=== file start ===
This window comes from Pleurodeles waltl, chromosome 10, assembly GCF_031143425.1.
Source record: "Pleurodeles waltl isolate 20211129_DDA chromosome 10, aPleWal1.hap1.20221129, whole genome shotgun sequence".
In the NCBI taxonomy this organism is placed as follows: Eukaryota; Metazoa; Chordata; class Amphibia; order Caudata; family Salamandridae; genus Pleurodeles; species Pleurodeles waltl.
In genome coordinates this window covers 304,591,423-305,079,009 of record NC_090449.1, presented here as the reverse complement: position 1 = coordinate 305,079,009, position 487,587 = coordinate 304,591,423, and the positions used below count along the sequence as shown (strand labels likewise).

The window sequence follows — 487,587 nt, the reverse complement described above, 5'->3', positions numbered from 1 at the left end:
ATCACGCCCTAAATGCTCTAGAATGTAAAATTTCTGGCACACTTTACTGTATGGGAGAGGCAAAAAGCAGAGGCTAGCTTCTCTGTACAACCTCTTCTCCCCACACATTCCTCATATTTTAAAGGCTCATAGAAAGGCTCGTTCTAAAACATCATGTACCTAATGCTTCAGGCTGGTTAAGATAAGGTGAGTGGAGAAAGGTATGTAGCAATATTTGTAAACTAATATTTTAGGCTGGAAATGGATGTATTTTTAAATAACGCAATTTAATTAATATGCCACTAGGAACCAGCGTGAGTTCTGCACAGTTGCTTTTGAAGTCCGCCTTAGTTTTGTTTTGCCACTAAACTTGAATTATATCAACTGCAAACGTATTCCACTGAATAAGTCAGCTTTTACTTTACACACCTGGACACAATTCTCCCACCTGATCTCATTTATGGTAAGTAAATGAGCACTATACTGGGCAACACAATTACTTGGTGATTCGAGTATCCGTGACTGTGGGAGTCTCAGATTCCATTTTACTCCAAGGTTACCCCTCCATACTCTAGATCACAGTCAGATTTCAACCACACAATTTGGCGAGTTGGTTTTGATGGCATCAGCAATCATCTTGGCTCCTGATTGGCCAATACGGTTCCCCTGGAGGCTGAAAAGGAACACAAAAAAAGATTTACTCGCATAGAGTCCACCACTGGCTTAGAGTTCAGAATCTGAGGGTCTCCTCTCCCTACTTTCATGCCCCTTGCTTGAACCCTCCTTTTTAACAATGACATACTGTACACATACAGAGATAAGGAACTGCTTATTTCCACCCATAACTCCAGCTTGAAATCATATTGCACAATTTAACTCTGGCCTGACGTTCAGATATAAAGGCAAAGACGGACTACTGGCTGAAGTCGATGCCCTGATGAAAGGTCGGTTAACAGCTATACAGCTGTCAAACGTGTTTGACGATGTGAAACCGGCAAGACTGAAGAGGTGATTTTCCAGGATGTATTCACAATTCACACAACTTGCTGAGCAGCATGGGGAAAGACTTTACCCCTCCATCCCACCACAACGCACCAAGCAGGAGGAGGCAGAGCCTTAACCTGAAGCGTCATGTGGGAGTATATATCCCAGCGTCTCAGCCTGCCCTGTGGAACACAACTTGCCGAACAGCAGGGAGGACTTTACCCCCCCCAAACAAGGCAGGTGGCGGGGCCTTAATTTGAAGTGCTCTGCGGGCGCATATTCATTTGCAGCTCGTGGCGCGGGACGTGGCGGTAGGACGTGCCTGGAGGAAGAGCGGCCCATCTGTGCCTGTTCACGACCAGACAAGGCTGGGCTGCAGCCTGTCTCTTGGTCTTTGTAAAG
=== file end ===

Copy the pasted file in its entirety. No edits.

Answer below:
This window comes from Pleurodeles waltl, chromosome 10, assembly GCF_031143425.1.
Source record: "Pleurodeles waltl isolate 20211129_DDA chromosome 10, aPleWal1.hap1.20221129, whole genome shotgun sequence".
In the NCBI taxonomy this organism is placed as follows: Eukaryota; Metazoa; Chordata; class Amphibia; order Caudata; family Salamandridae; genus Pleurodeles; species Pleurodeles waltl.
In genome coordinates this window covers 304,591,423-305,079,009 of record NC_090449.1, presented here as the reverse complement: position 1 = coordinate 305,079,009, position 487,587 = coordinate 304,591,423, and the positions used below count along the sequence as shown (strand labels likewise).

The window sequence follows — 487,587 nt, the reverse complement described above, 5'->3', positions numbered from 1 at the left end:
ATCACGCCCTAAATGCTCTAGAATGTAAAATTTCTGGCACACTTTACTGTATGGGAGAGGCAAAAAGCAGAGGCTAGCTTCTCTGTACAACCTCTTCTCCCCACACATTCCTCATATTTTAAAGGCTCATAGAAAGGCTCGTTCTAAAACATCATGTACCTAATGCTTCAGGCTGGTTAAGATAAGGTGAGTGGAGAAAGGTATGTAGCAATATTTGTAAACTAATATTTTAGGCTGGAAATGGATGTATTTTTAAATAACGCAATTTAATTAATATGCCACTAGGAACCAGCGTGAGTTCTGCACAGTTGCTTTTGAAGTCCGCCTTAGTTTTGTTTTGCCACTAAACTTGAATTATATCAACTGCAAACGTATTCCACTGAATAAGTCAGCTTTTACTTTACACACCTGGACACAATTCTCCCACCTGATCTCATTTATGGTAAGTAAATGAGCACTATACTGGGCAACACAATTACTTGGTGATTCGAGTATCCGTGACTGTGGGAGTCTCAGATTCCATTTTACTCCAAGGTTACCCCTCCATACTCTAGATCACAGTCAGATTTCAACCACACAATTTGGCGAGTTGGTTTTGATGGCATCAGCAATCATCTTGGCTCCTGATTGGCCAATACGGTTCCCCTGGAGGCTGAAAAGGAACACAAAAAAAGATTTACTCGCATAGAGTCCACCACTGGCTTAGAGTTCAGAATCTGAGGGTCTCCTCTCCCTACTTTCATGCCCCTTGCTTGAACCCTCCTTTTTAACAATGACATACTGTACACATACAGAGATAAGGAACTGCTTATTTCCACCCATAACTCCAGCTTGAAATCATATTGCACAATTTAACTCTGGCCTGACGTTCAGATATAAAGGCAAAGACGGACTACTGGCTGAAGTCGATGCCCTGATGAAAGGTCGGTTAACAGCTATACAGCTGTCAAACGTGTTTGACGATGTGAAACCGGCAAGACTGAAGAGGTGATTTTCCAGGATGTATTCACAATTCACACAACTTGCTGAGCAGCATGGGGAAAGACTTTACCCCTCCATCCCACCACAACGCACCAAGCAGGAGGAGGCAGAGCCTTAACCTGAAGCGTCATGTGGGAGTATATATCCCAGCGTCTCAGCCTGCCCTGTGGAACACAACTTGCCGAACAGCAGGGAGGACTTTACCCCCCCCAAACAAGGCAGGTGGCGGGGCCTTAATTTGAAGTGCTCTGCGGGCGCATATTCATTTGCAGCTCGTGGCGCGGGACGTGGCGGTAGGACGTGCCTGGAGGAAGAGCGGCCCATCTGTGCCTGTTCACGACCAGACAAGGCTGGGCTGCAGCCTGTCTCTTGGTCTTTGTAAAG